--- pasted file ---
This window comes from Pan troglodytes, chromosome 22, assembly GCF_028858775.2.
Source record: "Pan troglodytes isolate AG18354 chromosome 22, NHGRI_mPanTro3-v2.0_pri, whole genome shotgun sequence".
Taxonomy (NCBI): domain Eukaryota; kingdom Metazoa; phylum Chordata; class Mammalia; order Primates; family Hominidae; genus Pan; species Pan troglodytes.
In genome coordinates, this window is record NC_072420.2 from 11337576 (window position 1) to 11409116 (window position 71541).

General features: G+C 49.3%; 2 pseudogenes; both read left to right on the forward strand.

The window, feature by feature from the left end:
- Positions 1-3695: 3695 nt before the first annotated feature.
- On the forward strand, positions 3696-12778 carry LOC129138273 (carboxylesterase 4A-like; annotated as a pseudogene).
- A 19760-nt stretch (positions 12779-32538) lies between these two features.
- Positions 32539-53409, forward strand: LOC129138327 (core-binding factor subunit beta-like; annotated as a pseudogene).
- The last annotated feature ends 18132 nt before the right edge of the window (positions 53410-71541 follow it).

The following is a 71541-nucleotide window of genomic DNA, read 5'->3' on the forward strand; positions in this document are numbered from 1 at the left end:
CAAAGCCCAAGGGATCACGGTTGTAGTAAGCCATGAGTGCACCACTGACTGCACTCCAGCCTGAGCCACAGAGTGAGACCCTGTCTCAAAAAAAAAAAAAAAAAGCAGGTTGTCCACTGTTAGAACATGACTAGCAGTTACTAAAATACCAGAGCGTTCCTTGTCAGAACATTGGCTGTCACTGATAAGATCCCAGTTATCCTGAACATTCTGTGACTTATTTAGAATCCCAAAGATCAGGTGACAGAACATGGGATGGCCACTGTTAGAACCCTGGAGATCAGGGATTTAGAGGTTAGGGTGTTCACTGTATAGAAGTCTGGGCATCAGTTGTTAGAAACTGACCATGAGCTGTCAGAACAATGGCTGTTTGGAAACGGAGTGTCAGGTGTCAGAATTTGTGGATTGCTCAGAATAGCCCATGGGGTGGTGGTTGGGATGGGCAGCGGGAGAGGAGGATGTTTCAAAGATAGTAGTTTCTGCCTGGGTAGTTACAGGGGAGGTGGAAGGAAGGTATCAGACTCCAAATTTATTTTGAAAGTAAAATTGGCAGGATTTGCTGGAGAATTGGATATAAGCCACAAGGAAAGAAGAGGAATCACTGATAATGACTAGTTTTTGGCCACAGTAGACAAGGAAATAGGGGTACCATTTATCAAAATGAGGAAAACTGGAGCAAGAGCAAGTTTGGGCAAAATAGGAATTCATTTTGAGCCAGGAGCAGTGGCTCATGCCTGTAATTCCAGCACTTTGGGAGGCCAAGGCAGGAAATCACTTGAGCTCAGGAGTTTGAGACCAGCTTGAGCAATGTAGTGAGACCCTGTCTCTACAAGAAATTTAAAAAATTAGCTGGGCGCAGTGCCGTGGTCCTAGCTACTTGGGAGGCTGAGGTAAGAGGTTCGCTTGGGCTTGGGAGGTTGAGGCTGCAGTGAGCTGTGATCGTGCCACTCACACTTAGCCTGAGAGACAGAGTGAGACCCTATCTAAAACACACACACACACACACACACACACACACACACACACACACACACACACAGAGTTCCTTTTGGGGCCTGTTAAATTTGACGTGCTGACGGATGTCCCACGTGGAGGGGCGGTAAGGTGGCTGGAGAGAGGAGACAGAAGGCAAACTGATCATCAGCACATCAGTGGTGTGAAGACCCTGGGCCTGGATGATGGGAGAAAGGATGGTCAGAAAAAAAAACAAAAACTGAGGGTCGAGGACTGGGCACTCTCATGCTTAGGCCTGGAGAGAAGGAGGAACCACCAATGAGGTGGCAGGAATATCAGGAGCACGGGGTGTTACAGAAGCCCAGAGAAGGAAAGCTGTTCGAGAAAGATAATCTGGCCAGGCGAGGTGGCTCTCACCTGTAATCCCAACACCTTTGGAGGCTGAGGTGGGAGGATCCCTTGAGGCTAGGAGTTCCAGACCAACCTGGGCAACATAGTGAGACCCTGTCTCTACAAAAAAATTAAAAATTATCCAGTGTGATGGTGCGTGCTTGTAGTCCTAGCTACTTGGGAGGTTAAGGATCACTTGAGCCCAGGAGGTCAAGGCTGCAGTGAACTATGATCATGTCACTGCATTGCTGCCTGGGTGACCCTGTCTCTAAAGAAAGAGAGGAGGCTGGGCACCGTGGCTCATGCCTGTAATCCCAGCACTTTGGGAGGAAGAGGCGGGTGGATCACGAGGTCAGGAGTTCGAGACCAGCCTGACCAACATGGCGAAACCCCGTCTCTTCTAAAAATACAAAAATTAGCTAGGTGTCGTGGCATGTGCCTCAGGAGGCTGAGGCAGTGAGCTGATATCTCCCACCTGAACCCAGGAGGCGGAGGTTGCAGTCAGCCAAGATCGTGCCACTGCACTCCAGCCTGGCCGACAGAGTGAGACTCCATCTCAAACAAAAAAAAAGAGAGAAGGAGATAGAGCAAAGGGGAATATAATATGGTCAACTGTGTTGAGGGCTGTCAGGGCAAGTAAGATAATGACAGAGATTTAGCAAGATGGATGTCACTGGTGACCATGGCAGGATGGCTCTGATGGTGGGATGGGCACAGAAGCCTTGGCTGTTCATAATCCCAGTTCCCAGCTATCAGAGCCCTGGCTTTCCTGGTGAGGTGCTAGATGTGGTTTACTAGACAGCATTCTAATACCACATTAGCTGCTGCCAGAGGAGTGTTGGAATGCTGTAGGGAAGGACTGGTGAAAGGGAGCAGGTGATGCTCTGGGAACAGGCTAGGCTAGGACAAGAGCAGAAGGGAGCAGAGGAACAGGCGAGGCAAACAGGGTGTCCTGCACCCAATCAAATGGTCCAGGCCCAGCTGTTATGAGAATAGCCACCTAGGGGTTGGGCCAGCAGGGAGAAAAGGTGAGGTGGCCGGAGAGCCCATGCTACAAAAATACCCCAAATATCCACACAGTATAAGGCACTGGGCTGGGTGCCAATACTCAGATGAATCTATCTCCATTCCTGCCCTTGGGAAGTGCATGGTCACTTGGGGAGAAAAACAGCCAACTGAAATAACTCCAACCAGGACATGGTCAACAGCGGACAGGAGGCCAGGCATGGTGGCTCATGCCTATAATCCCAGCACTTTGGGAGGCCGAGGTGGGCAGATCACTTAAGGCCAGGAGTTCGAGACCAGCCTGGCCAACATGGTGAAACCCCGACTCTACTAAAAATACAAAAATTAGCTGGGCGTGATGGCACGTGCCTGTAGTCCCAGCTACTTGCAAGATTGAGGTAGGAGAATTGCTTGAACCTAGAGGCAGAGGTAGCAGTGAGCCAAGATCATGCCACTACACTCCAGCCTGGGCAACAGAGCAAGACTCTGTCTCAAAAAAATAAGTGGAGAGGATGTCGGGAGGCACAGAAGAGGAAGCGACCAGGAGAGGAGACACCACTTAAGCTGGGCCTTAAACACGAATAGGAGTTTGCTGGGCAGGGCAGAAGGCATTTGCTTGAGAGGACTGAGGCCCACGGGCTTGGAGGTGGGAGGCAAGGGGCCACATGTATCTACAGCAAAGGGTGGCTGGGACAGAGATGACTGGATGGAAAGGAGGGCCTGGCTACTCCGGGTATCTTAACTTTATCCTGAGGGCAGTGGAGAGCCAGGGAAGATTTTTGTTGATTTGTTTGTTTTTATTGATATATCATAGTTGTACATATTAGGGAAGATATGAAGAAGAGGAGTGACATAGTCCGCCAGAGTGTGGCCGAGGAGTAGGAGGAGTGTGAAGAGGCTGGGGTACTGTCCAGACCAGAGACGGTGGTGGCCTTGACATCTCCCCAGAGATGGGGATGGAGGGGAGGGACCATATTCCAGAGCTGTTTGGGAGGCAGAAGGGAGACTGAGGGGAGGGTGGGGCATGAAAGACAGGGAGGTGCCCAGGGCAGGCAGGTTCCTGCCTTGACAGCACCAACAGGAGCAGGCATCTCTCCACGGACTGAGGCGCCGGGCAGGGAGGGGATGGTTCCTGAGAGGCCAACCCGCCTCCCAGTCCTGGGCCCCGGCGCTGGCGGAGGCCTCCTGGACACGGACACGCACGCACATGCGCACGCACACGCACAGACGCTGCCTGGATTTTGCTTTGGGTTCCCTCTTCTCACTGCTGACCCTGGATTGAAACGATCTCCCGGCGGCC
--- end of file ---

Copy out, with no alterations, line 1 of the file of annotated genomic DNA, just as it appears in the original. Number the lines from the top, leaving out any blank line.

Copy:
This window comes from Pan troglodytes, chromosome 22, assembly GCF_028858775.2.